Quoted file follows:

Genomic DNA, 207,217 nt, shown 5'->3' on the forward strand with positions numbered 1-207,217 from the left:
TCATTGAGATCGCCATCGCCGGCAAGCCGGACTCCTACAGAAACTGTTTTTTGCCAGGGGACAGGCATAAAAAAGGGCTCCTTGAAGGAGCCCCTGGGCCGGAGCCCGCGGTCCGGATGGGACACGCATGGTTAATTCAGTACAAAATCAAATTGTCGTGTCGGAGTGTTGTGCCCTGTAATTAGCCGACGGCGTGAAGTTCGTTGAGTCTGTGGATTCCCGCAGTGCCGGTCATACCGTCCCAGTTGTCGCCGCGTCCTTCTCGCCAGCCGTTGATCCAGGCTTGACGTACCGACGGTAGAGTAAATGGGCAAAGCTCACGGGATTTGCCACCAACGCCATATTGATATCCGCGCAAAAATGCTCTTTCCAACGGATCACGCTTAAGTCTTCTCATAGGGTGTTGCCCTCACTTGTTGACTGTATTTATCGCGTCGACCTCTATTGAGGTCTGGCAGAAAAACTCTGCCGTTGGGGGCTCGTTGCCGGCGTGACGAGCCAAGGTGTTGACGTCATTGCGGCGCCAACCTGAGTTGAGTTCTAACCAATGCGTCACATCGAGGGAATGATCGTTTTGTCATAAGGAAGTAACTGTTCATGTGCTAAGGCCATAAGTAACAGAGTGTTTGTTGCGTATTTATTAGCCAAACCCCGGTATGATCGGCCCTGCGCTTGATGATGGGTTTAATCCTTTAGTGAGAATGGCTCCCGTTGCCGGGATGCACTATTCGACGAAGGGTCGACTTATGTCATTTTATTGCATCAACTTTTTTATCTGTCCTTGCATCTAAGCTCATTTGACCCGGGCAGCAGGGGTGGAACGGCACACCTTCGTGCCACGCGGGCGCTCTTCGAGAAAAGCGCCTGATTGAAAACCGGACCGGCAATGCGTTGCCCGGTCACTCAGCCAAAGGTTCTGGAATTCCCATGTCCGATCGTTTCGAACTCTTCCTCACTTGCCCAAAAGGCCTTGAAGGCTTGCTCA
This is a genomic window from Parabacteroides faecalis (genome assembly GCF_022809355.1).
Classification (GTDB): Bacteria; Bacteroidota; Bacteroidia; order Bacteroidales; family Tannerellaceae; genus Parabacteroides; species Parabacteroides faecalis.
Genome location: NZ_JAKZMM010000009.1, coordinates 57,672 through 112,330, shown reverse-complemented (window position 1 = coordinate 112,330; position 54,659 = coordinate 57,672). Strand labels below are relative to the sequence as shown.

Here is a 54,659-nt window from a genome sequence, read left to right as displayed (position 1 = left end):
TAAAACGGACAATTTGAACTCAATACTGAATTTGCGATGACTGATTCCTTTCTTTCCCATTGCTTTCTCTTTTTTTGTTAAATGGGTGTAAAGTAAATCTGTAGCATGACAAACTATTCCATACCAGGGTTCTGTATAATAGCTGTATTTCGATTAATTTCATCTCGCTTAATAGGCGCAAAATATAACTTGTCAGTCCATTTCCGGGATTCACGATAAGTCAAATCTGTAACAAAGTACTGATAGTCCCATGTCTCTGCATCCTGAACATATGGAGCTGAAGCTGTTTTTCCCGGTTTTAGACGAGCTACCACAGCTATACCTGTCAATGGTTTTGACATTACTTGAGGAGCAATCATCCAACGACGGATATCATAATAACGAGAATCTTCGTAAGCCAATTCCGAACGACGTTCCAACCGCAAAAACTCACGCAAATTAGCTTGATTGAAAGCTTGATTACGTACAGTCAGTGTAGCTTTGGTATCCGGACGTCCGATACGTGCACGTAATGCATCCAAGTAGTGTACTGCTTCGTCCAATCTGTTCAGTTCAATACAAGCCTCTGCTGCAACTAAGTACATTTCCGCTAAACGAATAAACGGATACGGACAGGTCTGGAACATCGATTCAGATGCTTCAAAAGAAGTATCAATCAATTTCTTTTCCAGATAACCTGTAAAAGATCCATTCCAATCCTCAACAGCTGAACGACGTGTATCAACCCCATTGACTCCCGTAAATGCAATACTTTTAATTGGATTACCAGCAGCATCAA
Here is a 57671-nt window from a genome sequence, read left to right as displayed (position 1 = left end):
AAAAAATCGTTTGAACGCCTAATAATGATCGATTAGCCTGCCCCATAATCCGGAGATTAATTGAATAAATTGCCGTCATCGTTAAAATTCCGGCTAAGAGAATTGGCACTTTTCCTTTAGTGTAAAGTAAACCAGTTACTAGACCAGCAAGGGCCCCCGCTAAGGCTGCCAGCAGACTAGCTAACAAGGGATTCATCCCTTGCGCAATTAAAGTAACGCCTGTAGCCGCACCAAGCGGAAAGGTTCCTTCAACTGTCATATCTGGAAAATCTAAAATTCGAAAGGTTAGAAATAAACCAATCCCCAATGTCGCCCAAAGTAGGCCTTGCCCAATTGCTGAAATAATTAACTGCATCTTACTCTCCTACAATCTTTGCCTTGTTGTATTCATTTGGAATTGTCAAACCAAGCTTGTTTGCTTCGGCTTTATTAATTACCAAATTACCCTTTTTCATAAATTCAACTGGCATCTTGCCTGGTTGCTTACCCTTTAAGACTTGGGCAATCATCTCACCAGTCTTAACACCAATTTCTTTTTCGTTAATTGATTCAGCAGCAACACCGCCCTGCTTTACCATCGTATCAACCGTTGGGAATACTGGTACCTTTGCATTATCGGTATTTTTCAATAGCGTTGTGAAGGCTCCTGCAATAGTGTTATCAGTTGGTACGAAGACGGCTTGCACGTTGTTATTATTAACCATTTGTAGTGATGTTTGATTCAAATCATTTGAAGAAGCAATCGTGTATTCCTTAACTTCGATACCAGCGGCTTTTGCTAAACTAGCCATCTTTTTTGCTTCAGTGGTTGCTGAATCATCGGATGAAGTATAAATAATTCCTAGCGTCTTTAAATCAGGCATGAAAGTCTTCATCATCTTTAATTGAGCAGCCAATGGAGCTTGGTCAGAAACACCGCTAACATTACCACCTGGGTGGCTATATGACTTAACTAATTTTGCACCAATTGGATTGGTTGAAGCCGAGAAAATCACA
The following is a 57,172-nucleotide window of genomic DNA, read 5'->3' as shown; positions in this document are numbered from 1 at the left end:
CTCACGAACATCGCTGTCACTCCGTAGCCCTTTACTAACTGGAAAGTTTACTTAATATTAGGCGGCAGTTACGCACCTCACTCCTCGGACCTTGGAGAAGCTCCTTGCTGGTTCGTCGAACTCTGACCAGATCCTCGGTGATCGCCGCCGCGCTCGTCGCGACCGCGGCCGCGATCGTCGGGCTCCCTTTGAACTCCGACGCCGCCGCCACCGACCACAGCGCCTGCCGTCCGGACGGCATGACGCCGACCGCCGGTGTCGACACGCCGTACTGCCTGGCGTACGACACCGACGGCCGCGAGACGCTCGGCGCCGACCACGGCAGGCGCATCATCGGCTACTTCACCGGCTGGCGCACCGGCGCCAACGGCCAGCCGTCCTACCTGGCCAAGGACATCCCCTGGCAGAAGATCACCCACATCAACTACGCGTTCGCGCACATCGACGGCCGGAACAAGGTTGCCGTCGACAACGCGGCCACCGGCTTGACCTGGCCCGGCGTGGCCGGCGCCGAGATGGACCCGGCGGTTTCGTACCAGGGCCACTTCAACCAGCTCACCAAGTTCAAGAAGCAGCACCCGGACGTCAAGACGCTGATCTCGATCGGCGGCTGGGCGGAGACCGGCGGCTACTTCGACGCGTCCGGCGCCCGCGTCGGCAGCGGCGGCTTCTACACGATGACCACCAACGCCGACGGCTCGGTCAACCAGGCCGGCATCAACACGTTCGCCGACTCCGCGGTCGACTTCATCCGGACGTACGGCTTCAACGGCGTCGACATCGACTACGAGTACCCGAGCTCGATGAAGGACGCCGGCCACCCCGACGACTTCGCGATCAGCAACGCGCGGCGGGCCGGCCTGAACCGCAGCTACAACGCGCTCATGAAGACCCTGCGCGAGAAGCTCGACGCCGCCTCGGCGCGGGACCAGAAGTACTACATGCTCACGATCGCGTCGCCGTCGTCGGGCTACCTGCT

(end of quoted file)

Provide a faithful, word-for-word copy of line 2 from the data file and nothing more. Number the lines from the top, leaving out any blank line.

TCATTGAGATCGCCATCGCCGGCAAGCCGGACTCCTACAGAAACTGTTTTTTGCCAGGGGACAGGCATAAAAAAGGGCTCCTTGAAGGAGCCCCTGGGCCGGAGCCCGCGGTCCGGATGGGACACGCATGGTTAATTCAGTACAAAATCAAATTGTCGTGTCGGAGTGTTGTGCCCTGTAATTAGCCGACGGCGTGAAGTTCGTTGAGTCTGTGGATTCCCGCAGTGCCGGTCATACCGTCCCAGTTGTCGCCGCGTCCTTCTCGCCAGCCGTTGATCCAGGCTTGACGTACCGACGGTAGAGTAAATGGGCAAAGCTCACGGGATTTGCCACCAACGCCATATTGATATCCGCGCAAAAATGCTCTTTCCAACGGATCACGCTTAAGTCTTCTCATAGGGTGTTGCCCTCACTTGTTGACTGTATTTATCGCGTCGACCTCTATTGAGGTCTGGCAGAAAAACTCTGCCGTTGGGGGCTCGTTGCCGGCGTGACGAGCCAAGGTGTTGACGTCATTGCGGCGCCAACCTGAGTTGAGTTCTAACCAATGCGTCACATCGAGGGAATGATCGTTTTGTCATAAGGAAGTAACTGTTCATGTGCTAAGGCCATAAGTAACAGAGTGTTTGTTGCGTATTTATTAGCCAAACCCCGGTATGATCGGCCCTGCGCTTGATGATGGGTTTAATCCTTTAGTGAGAATGGCTCCCGTTGCCGGGATGCACTATTCGACGAAGGGTCGACTTATGTCATTTTATTGCATCAACTTTTTTATCTGTCCTTGCATCTAAGCTCATTTGACCCGGGCAGCAGGGGTGGAACGGCACACCTTCGTGCCACGCGGGCGCTCTTCGAGAAAAGCGCCTGATTGAAAACCGGACCGGCAATGCGTTGCCCGGTCACTCAGCCAAAGGTTCTGGAATTCCCATGTCCGATCGTTTCGAACTCTTCCTCACTTGCCCAAAAGGCCTTGAAGGCTTGCTCA